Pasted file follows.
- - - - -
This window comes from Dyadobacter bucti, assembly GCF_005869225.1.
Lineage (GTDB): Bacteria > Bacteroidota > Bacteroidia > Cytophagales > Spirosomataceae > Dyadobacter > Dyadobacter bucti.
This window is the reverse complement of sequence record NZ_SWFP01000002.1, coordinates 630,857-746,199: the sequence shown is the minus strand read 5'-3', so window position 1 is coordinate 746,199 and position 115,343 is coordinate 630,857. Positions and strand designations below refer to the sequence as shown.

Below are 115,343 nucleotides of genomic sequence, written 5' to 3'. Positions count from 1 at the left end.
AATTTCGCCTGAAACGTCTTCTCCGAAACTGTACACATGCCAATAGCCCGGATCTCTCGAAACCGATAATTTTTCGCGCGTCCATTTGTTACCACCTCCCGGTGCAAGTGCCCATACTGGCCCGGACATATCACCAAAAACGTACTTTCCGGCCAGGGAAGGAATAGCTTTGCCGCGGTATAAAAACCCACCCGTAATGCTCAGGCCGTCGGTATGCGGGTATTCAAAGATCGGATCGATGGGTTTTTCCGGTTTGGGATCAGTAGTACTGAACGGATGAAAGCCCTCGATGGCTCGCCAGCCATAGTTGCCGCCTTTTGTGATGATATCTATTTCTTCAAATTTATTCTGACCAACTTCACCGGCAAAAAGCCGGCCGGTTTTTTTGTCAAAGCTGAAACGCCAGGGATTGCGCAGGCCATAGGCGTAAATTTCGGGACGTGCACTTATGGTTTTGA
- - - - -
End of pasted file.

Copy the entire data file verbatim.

This window comes from Dyadobacter bucti, assembly GCF_005869225.1.
Lineage (GTDB): Bacteria > Bacteroidota > Bacteroidia > Cytophagales > Spirosomataceae > Dyadobacter > Dyadobacter bucti.
This window is the reverse complement of sequence record NZ_SWFP01000002.1, coordinates 630,857-746,199: the sequence shown is the minus strand read 5'-3', so window position 1 is coordinate 746,199 and position 115,343 is coordinate 630,857. Positions and strand designations below refer to the sequence as shown.

Below are 115,343 nucleotides of genomic sequence, written 5' to 3'. Positions count from 1 at the left end.
AATTTCGCCTGAAACGTCTTCTCCGAAACTGTACACATGCCAATAGCCCGGATCTCTCGAAACCGATAATTTTTCGCGCGTCCATTTGTTACCACCTCCCGGTGCAAGTGCCCATACTGGCCCGGACATATCACCAAAAACGTACTTTCCGGCCAGGGAAGGAATAGCTTTGCCGCGGTATAAAAACCCACCCGTAATGCTCAGGCCGTCGGTATGCGGGTATTCAAAGATCGGATCGATGGGTTTTTCCGGTTTGGGATCAGTAGTACTGAACGGATGAAAGCCCTCGATGGCTCGCCAGCCATAGTTGCCGCCTTTTGTGATGATATCTATTTCTTCAAATTTATTCTGACCAACTTCACCGGCAAAAAGCCGGCCGGTTTTTTTGTCAAAGCTGAAACGCCAGGGATTGCGCAGGCCATAGGCGTAAATTTCGGGACGTGCACTTATGGTTTTGA